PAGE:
The promise of spring and robust Greenway growth

10, Mar, 2010 Rose Kennedy Greenway Conservancy

March is one of those months with a split personality.  We can have unusually warm days like what we are currently experiencing, or be up to our ankles in snow and battling severe cold.  Whatever the weather, gardens often look their worst at this point in the season.  Life is barely visible and spring feels like it will never come. But wait!  If you look closely, signs of spring abound and Mother Nature is signaling the cycle of rebirth.

On the Greenway we can see Snow Drops bravely starting to bloom. Shoot tips of other early blooming bulbs such as daffodils are poking out of the ground.  Tree and shrub buds are starting to swell.  All are signs of spring, confirmation of a successful prior growing season, and a reminder that there is much more work to be done!

Snow Drops in Wharf District Parks, March 2, 2010

A field of Daffodils in the Dewey Square Parks, March 2, 2010

This is a terrific time to get prepared for the upcoming growing season, and one of the best ways to start is to look at growing conditions.  The Greenway Horticulture staff recently walked the parks with our organic practices consultant, Horticulture Director T. Fleisher of Battery Park City, to evaluate and prepare for the new growing season.

We observed healthy, stable soils with positive fertility – signals that the Greenway will burst with growth this spring.  Compared with last year, Greenway soils in all but a few parks are remarkably stronger and healthier.  For instance, in the winter of 2009, the North End boxwood hedges were bright orange, a sign of poor soil nutrition.  After a year of organic compost treatments, the hedges are now a brilliant green.  Though the lawns’ current brown color may appear unhealthy, the roots below show significant growth and a positive response to the 2009 compost treatments. This means the Greenway lawns will come back faster and stronger this spring.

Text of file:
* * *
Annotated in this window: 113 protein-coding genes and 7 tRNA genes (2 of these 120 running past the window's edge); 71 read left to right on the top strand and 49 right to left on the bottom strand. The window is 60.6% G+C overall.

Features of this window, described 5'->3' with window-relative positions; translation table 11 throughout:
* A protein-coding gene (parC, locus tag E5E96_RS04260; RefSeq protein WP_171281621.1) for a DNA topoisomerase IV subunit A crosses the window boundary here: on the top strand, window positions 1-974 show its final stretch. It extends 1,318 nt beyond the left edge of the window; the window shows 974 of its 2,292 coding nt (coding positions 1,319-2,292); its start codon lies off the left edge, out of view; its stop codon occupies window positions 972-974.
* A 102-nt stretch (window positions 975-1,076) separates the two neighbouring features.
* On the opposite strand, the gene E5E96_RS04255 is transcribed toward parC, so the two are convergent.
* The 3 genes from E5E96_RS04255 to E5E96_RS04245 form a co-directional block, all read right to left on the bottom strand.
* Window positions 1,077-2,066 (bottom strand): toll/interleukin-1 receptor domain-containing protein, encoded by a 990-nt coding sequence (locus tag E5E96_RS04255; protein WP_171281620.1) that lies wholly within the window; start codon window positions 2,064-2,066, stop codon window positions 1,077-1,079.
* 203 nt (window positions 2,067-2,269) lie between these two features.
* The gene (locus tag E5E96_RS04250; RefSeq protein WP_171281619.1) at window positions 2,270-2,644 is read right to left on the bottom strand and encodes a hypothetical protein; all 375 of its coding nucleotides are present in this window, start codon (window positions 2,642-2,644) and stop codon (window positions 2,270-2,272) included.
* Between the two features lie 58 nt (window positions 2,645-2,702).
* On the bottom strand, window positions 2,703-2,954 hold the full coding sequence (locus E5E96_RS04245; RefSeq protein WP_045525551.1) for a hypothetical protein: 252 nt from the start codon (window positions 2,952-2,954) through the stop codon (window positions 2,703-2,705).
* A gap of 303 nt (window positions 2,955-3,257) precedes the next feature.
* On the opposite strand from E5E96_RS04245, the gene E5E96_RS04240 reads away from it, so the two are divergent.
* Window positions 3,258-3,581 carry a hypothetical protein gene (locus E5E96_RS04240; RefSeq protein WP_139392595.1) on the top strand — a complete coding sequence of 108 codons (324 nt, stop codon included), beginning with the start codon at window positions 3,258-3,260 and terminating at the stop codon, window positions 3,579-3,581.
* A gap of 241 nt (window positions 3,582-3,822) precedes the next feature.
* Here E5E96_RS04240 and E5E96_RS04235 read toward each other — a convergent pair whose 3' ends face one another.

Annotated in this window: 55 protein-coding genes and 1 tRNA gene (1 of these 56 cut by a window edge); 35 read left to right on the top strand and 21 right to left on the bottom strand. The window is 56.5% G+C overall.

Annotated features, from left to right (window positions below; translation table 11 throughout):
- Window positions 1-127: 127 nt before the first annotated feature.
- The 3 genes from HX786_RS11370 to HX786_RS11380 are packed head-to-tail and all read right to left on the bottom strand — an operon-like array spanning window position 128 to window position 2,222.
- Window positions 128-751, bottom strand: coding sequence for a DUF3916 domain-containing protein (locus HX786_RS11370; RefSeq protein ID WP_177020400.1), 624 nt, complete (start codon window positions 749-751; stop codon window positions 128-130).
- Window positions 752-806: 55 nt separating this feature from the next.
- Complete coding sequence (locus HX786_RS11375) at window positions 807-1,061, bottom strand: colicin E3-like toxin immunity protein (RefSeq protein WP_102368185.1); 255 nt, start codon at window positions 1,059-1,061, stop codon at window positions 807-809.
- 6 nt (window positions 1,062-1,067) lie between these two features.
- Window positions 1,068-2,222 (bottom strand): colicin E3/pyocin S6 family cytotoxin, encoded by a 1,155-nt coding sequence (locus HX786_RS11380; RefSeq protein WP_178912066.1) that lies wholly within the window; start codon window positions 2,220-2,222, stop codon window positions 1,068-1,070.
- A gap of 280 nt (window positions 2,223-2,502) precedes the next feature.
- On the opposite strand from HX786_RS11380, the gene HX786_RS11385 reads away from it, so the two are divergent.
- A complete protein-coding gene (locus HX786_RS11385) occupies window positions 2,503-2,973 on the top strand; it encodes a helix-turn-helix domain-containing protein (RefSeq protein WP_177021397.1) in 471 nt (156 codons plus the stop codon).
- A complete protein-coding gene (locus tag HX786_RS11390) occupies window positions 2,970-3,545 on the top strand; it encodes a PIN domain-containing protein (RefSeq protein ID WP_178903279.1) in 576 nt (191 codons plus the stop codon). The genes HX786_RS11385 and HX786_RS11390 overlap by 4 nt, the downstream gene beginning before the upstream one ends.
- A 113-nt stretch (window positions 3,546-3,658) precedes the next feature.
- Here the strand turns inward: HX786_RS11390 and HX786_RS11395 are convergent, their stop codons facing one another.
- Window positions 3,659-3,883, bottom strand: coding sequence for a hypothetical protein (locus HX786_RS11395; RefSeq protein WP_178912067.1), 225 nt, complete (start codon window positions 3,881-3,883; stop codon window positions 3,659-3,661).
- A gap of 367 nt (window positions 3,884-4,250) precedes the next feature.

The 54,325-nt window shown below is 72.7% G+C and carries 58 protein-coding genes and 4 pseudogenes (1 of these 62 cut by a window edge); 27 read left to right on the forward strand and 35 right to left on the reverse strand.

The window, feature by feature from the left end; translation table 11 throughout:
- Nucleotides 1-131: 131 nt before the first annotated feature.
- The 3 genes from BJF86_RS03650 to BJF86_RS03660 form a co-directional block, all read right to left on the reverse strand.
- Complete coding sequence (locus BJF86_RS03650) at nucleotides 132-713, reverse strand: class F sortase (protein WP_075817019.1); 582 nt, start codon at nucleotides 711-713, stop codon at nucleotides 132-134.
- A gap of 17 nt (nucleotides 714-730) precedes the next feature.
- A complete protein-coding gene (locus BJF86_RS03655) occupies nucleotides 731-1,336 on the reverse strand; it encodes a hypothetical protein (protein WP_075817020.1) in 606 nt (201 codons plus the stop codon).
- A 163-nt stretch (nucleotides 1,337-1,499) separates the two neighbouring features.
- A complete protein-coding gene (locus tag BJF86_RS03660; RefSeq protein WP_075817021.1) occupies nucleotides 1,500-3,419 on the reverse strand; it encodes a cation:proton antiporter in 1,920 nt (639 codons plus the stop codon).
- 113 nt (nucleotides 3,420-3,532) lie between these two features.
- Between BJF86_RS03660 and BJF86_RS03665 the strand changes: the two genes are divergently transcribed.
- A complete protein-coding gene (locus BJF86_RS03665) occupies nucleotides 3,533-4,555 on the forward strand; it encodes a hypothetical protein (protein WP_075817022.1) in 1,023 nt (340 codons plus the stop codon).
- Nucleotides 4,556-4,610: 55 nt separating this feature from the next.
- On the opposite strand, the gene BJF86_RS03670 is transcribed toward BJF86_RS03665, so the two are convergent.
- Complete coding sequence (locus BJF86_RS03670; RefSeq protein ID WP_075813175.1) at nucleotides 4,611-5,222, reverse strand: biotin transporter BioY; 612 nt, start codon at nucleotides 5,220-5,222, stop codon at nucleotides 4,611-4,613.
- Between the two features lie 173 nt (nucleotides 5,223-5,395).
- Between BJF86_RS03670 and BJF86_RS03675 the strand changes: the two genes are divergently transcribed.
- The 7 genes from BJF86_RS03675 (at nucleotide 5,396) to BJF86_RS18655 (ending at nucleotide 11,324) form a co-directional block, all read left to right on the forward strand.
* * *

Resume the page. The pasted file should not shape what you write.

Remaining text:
Look at those roots! Grass sample from the North End Parks showing very healthy roots.

Though these signs are all positive, we are not resting on our laurels. The Conservancy is committed to continual improvement of the park. This week for instance we are our cutting the Rugosa Roses (Rosa rugosa) down to a 12” height – a standard maintenance practice – to rejuvenate the plants and allow them to grow thicker and bush out with more vigorous growth.

In the coming months, you will see the horticulture staff treating the lawns with compost and organic nutrients.  We’ll be adding composted mulch to the garden beds and applying our own “home brew” compost tea – a liquid formulation of compost that adds faster acting nutrition to the soils and plants.

With these earth-friendly practices and the power of Mother Nature, we are sure to observe beautiful perennial blooms and healthy lawns.  Trust us, spring is coming…and it’s going to be beautiful!

Do you want to help the Greenway grow? Please join us at one of our 100 volunteer events starting with a neighborhood clean up in the North End Parks on March 18th from 9 am – 12 pm. Visit our volunteer page for more information.